Social pressures and anxieties are never greater for a person than during their teenage years, when the need to connect with social groups and friends pushes many teens towards poor decisions and life habits.
Since the release of social networking sites like Facebook and YouTube in the past decade, teenagers have been able to stay connected with their friends with the click of a button. In my opinion, while this has led to a revolution in communication and expression, it has also profoundly affected countless lives for the worse. Base from experience, there are correlations between self-image and social networking, suggesting that Facebook can be less beneficial for teens (and adults) than it is helpful.
One of the greatest reasons that Facebook has grown into a billion dollar corporation is a simple psychological reaction that takes place in the brain when a person sees new content in a digital form like the Internet. This reaction is part curiosity, part social relief, and part reward. The little red flag that signifies a Facebook post or comment is a trigger for this psychological pleasure, an incredibly brief sensation of relief that can very easily create addiction.
Teens are especially susceptible to becoming addicted to Facebook since their social lives are especially profound, important, and innovative at their age. Yet there are seriously diminishing returns on this addiction, as each update provides less and less relief while increasing the desire for more. Visit TheFamilyCompass.com to learn more about teen psychology.
In addition to the psychological factor of attention, Facebook allows users to put their picture into the world. Teenagers and body image have long since been a troublesome mix, and teens that worry about their facial features or weight can easily become depressed when their Facebook networks show their thin, attractive friends posting pictures. Since many of these pictures are attention-seeking, in addition, featuring subjects like scantily-clad beach trips or provocative new outfits or muscular mass, it can lead to a sense of self-shame. In addition to body image, many photos are of smiling, happy situations. Teens need only take one look at a party’s pictures to convince themselves that they are less happy.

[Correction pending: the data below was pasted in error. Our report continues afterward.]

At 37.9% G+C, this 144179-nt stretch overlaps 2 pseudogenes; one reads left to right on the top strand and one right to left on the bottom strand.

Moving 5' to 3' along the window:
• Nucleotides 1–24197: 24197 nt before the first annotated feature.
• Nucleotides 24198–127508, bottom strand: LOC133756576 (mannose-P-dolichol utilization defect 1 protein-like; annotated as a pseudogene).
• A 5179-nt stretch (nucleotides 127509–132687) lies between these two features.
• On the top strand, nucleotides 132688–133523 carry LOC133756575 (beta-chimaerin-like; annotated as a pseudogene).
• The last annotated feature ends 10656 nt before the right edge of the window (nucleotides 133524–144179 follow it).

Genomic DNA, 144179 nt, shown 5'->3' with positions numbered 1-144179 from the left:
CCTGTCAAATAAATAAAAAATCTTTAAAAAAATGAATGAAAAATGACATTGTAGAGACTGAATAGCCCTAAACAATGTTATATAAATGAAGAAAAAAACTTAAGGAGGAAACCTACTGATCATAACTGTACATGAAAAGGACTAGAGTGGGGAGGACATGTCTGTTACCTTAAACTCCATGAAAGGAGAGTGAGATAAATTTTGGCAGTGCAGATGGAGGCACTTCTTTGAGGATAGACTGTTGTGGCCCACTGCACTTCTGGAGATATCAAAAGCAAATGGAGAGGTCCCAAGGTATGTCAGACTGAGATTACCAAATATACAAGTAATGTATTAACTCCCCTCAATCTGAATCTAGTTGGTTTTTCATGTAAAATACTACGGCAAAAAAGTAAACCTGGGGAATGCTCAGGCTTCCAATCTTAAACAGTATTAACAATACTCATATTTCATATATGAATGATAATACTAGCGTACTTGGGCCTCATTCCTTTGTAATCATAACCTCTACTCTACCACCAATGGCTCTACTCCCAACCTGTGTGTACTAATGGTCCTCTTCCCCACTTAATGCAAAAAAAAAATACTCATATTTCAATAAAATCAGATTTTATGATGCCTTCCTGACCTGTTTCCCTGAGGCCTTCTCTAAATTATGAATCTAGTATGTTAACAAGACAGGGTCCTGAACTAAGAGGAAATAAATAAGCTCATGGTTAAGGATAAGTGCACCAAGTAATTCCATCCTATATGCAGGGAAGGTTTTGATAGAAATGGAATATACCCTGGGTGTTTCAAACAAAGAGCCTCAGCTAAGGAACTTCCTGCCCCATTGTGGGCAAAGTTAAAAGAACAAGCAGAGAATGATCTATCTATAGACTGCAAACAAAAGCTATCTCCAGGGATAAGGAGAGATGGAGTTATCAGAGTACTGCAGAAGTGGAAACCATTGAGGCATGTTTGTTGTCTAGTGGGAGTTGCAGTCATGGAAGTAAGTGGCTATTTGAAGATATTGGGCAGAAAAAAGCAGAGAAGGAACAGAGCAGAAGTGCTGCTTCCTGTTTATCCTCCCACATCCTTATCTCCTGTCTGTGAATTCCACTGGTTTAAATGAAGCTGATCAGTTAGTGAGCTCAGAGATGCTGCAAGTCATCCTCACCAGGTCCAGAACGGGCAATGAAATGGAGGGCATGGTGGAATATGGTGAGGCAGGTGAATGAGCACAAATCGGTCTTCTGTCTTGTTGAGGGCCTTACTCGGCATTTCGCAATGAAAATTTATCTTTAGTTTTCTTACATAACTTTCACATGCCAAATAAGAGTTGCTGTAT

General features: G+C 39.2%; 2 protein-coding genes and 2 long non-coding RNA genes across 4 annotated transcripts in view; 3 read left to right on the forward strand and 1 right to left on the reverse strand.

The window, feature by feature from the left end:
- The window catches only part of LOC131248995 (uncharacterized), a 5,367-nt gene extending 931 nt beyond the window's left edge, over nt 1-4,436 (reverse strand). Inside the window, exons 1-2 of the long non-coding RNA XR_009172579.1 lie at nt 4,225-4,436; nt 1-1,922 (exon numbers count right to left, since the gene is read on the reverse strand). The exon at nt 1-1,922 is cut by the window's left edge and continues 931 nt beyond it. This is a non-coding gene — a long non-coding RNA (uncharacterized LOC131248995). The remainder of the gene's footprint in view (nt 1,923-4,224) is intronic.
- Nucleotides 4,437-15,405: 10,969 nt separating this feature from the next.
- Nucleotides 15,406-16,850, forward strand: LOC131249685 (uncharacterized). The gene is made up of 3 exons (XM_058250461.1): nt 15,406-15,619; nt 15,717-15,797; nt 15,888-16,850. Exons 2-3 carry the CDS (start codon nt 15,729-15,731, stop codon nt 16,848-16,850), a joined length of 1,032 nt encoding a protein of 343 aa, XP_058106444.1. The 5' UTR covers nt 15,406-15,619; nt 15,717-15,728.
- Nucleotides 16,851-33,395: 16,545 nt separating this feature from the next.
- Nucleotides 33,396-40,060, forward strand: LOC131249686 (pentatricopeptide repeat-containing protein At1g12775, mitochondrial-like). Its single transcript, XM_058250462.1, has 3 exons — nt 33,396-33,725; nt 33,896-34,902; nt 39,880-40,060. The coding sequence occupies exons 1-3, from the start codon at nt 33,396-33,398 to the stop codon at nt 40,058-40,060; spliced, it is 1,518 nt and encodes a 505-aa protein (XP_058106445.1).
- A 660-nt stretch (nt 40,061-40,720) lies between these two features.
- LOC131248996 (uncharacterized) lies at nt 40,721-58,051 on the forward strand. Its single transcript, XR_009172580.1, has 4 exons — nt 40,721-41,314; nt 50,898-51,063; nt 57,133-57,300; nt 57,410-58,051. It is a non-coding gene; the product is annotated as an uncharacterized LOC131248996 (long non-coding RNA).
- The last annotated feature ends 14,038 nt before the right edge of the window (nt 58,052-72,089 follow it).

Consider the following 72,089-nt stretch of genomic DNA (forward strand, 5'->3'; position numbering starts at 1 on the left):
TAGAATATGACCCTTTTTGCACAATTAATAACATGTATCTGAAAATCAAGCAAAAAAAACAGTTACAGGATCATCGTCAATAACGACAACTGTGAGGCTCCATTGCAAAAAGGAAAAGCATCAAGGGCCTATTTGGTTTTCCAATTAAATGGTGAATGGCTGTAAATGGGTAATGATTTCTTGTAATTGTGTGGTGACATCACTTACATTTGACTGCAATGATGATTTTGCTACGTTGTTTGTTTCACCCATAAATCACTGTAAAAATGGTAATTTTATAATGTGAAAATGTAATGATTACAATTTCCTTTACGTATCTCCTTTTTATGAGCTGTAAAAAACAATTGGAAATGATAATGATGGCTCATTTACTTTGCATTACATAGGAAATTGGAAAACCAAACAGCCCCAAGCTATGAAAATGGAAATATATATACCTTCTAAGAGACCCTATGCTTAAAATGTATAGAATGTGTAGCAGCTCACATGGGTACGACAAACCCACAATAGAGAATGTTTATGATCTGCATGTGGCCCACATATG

Since Facebook is thought to be a good way to gauge popularity (an otherwise nebulous term), teens have the capability to check their friend listings against others’ profiles. Coming up short in comparison to their friends who have hundreds and thousands of friends (even if these are mere acquaintances) creates feelings of inadequacy and social insignificance.